An inner athlete's manifesto.

Thursday, January 17, 2013

Get Through Each Mile of Your First Half Marathon

You asked, so here it is--13 tricks to mentally get through your first half, tested by yours truly.

1. Break the race into three parts. At an expo once, this was one of the best pieces of advice I received from  professional runner Michelle Frey. She advised to focus on miles 1-4 as a warm-up, 5-10 to set and maintain your pace, and the last 5k (10-13.1) to really kick some ass (she didn't use those terms, but this is what you must do). 

2. Don't panic. The beginning of a half is always exciting and nerve wracking at the same time. There are so many people, and you really are just trying to find your niche. Enjoy the crowd around you and feed off other people's energy. 

3.  If you do have music, think of 13 people in your life who've inspired you and make a playlist with a song that reminds you of them for each mile. Remember as much as you can about each person during their particular mile--memories you have with this person, what their favorite color is, etc. You can do this without an ipod as well, if you know enough songs in your head to sing to yourself. 

4. Use a mile in the beginning of the race to completely allow yourself to eavesdrop on other runners' conversations with each other. You can learn a lot about other people's boyfriends and jobs, and if someone's chatter annoys you, use it as ammo to run past them and discover something else about your competitors.

5. Dedicate one mile to reciting every Shakespeare quote you can remember. "Bid me run, and I will strive with things impossible."--William Shakespeare, Julius Caesar

6.  Strike up a conversation with another runner schlepping along at a similar pace. Don't be shy. Everyone's actually pretty friendly when there's sweat dripping off them and they know you smell just as terrible as they do.

7.  Dedicate one mile entirely to thinking about your form. Are you running tall? Are your shoulders back? Is your breath even? Do your feet feel heavy or light? Think about each part of your body and how it feels in relation to your running (do this sooner rather than later on in the race). 

8. Completely zone out during miles 6-10. Seriously, do anything you can to keep pace but don't think too much about how far you're running, especially if you don't have any music to distract you. Think about the news, your dog, upcoming projects--just don't start subtracting miles in your head.

9. Think about the meal you're going to reward yourself with. A cheesy pizza, a burger, an omelet, a waffle with strawberries and whipped cream. Yum. That is worth running for.

10. Focus on your environment. Is this a new course? A familiar course? How's the crowd? What do the trees look like? Do you see any birds? Imagine what the course would be like without a race going on.

11. Find your running mantra. Short, repeatable phrases have helped me finish a grueling mile, urged me through the finish line, and increased my confidence. Here's a few I use (repeat each twice in your head to see what I mean): Run tall, run strong, run tall, run strong. Fast fast, feet feet, go little, quick feet. When it's all about Angie, I become a world-class, athlete. Effortlessness. Effortlessness. Light and quick, light and quick. Easy strikes, easy strikes. You get the idea.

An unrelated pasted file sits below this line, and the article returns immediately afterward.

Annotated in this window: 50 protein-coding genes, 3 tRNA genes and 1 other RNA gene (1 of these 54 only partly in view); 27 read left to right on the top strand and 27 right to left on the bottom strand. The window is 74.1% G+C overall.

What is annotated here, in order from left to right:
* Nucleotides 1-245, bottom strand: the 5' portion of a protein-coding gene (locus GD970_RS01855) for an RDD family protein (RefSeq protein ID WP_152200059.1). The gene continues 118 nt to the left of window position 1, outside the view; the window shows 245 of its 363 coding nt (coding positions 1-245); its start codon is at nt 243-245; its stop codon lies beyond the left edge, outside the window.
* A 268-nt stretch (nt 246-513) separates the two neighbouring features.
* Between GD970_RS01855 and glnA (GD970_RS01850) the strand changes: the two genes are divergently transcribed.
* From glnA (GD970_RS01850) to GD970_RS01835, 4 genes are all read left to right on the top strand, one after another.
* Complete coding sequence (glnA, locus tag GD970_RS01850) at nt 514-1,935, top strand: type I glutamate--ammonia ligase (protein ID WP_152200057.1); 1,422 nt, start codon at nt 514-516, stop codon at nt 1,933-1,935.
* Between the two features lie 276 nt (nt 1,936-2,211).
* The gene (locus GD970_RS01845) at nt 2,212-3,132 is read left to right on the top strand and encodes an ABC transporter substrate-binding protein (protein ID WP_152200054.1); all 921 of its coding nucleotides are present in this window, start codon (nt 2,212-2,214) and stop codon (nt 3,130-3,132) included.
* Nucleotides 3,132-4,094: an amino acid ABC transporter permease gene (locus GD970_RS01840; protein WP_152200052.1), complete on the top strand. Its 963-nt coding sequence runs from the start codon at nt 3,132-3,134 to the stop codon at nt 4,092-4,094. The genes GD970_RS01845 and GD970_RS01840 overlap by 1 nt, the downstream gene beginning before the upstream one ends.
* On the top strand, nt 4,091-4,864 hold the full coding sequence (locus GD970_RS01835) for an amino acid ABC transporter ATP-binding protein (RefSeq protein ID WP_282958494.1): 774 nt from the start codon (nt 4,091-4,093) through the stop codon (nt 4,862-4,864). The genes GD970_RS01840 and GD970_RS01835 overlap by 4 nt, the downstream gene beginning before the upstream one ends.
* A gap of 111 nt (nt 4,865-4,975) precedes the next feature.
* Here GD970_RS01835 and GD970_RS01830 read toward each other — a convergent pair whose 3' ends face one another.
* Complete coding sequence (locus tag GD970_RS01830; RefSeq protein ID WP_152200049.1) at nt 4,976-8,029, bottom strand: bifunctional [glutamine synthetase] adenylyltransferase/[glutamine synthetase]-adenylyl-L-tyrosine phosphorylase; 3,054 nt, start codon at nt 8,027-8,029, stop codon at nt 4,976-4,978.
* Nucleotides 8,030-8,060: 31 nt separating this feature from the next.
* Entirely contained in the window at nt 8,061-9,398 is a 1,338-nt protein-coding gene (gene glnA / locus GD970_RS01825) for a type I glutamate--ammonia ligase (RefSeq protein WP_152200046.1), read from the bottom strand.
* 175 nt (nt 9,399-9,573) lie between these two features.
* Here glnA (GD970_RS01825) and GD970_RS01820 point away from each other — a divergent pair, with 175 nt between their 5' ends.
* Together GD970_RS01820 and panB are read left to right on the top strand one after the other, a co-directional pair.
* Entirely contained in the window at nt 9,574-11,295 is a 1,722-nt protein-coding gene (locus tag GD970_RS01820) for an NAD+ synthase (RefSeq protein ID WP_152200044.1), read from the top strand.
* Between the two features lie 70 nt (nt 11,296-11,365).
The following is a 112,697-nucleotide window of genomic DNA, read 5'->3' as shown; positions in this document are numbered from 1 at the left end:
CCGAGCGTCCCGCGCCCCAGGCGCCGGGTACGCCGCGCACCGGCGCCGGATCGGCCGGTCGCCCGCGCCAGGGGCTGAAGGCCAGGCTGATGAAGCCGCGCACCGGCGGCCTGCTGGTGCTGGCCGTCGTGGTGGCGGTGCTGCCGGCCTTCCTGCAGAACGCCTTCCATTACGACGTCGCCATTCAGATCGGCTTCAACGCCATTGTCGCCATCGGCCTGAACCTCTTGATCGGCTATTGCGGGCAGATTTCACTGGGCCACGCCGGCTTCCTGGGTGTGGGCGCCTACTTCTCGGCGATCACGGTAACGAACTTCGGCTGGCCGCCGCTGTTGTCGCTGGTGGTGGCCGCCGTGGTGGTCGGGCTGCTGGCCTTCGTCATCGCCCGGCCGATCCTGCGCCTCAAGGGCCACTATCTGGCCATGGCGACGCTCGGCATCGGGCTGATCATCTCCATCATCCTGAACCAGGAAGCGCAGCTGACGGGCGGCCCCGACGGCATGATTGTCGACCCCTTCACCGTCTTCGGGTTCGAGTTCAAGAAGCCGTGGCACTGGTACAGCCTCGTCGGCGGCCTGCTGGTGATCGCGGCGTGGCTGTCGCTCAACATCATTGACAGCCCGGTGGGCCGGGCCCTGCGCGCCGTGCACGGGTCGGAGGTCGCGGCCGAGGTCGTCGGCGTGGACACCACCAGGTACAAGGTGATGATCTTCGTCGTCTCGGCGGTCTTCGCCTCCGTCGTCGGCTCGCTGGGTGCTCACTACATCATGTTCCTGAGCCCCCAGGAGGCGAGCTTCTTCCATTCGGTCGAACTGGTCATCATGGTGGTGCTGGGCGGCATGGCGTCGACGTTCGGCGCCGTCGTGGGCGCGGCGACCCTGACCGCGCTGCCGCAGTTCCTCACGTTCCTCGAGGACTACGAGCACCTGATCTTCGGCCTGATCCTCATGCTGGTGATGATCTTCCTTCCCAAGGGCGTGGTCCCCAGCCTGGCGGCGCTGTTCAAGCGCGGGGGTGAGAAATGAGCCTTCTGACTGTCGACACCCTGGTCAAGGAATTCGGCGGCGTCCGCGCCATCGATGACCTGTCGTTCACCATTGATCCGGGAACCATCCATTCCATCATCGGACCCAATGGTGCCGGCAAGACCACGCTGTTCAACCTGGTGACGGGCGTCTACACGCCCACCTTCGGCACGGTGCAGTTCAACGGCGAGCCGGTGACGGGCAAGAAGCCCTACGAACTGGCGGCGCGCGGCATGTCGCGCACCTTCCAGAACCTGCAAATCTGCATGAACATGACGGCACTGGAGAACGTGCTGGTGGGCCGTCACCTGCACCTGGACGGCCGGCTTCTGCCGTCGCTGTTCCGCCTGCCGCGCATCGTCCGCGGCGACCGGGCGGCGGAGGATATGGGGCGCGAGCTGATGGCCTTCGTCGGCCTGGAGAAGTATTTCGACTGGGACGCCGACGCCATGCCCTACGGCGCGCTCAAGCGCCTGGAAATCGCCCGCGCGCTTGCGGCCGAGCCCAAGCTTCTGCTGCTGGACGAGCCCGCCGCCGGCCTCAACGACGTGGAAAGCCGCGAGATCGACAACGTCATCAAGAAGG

12. Think of the theme song from Rocky. Seriously, you need to download this song today and listen to it six times so the melody is embedded into your brain. And then, you need to watch the original Rocky when he starts training and picture him kicking ass as you kick some asphalt. If you can't watch Rocky, this Youtube video will have the same effect:

13. Think of how awesome you are. List every single good quality about yourself in your head. Positive reinforcement is the most important thing you can do for yourself in any race, but especially long distance. Your body will follow your mind's lead, so it is crucial to think good thoughts and remember what a badass you are. You are a badass. You're a half-marathoner.

Tuesday, January 15, 2013

Today on My Morning Run

After only a quarter of a mile, I heard it--breathing.
I knew it was a man's breathing, and his steps sounder a bit heavier than mine, but had the same, fierce clip to them. I sensed him closing in on me, so I did what any girl would do; I sped up.
He adjusted his pace accordingly. His footfalls matched mine strike by strike, and I thought, I am NOT going to let some jerk smoke me and steal my lone, stretch of sidewalk by this mundane and grey power plant, so I sped up again. I was running faster than my lazy legs had wanted to when I began the morning--groggy, grouchy, and sloth-like. In a rush, I only had a small glass of milk before setting out. I didn't plan on being gone for very long or challenging myself. Now I wished I had more energy to prevent this stranger, this impromptu competitor from beating me on my own, safe course.
I rounded the corner of the power plant and crossed onto the bike trail along the water. I expected to catch a side glimpse of my heavy-breathing opponent and saw nothing. I pressed on for the same pace for about another tenth of a mile just to be certain, and then I raced up the steps into Astoria Park and looked back down at the bike path, seeing only an old man walking a shitsu.
Good, I thought. I win.